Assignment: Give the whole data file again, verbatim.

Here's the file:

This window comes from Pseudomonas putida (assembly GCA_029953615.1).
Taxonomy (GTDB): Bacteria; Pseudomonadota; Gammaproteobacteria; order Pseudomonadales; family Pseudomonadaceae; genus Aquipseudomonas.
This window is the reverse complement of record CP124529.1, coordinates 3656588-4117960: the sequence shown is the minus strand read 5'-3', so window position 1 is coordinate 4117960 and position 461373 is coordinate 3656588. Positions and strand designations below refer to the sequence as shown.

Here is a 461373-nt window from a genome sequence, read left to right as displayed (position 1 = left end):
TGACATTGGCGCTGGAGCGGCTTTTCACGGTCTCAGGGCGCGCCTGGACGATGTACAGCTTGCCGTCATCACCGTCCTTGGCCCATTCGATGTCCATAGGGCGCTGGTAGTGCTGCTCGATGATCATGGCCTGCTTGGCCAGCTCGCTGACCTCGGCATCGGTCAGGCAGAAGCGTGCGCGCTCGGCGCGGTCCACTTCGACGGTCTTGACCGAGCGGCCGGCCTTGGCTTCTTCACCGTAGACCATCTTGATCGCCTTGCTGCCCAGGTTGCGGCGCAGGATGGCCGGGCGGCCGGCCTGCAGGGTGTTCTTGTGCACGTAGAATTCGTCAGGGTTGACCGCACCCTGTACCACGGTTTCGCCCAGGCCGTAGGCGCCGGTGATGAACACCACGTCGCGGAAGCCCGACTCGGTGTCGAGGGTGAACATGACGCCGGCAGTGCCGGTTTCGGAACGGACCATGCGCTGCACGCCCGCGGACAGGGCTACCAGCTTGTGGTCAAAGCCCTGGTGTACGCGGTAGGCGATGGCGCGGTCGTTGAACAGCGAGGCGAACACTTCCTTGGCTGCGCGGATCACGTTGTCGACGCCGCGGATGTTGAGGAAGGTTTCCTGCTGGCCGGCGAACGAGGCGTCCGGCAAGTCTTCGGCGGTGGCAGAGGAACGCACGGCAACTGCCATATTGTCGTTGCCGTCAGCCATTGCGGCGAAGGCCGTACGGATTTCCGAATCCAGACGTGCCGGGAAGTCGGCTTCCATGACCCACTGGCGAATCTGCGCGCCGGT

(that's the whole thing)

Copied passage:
This window comes from Pseudomonas putida (assembly GCA_029953615.1).
Taxonomy (GTDB): Bacteria; Pseudomonadota; Gammaproteobacteria; order Pseudomonadales; family Pseudomonadaceae; genus Aquipseudomonas.
This window is the reverse complement of record CP124529.1, coordinates 3656588-4117960: the sequence shown is the minus strand read 5'-3', so window position 1 is coordinate 4117960 and position 461373 is coordinate 3656588. Positions and strand designations below refer to the sequence as shown.

Here is a 461373-nt window from a genome sequence, read left to right as displayed (position 1 = left end):
TGACATTGGCGCTGGAGCGGCTTTTCACGGTCTCAGGGCGCGCCTGGACGATGTACAGCTTGCCGTCATCACCGTCCTTGGCCCATTCGATGTCCATAGGGCGCTGGTAGTGCTGCTCGATGATCATGGCCTGCTTGGCCAGCTCGCTGACCTCGGCATCGGTCAGGCAGAAGCGTGCGCGCTCGGCGCGGTCCACTTCGACGGTCTTGACCGAGCGGCCGGCCTTGGCTTCTTCACCGTAGACCATCTTGATCGCCTTGCTGCCCAGGTTGCGGCGCAGGATGGCCGGGCGGCCGGCCTGCAGGGTGTTCTTGTGCACGTAGAATTCGTCAGGGTTGACCGCACCCTGTACCACGGTTTCGCCCAGGCCGTAGGCGCCGGTGATGAACACCACGTCGCGGAAGCCCGACTCGGTGTCGAGGGTGAACATGACGCCGGCAGTGCCGGTTTCGGAACGGACCATGCGCTGCACGCCCGCGGACAGGGCTACCAGCTTGTGGTCAAAGCCCTGGTGTACGCGGTAGGCGATGGCGCGGTCGTTGAACAGCGAGGCGAACACTTCCTTGGCTGCGCGGATCACGTTGTCGACGCCGCGGATGTTGAGGAAGGTTTCCTGCTGGCCGGCGAACGAGGCGTCCGGCAAGTCTTCGGCGGTGGCAGAGGAACGCACGGCAACTGCCATATTGTCGTTGCCGTCAGCCATTGCGGCGAAGGCCGTACGGATTTCCGAATCCAGACGTGCCGGGAAGTCGGCTTCCATGACCCACTGGCGAATCTGCGCGCCGGT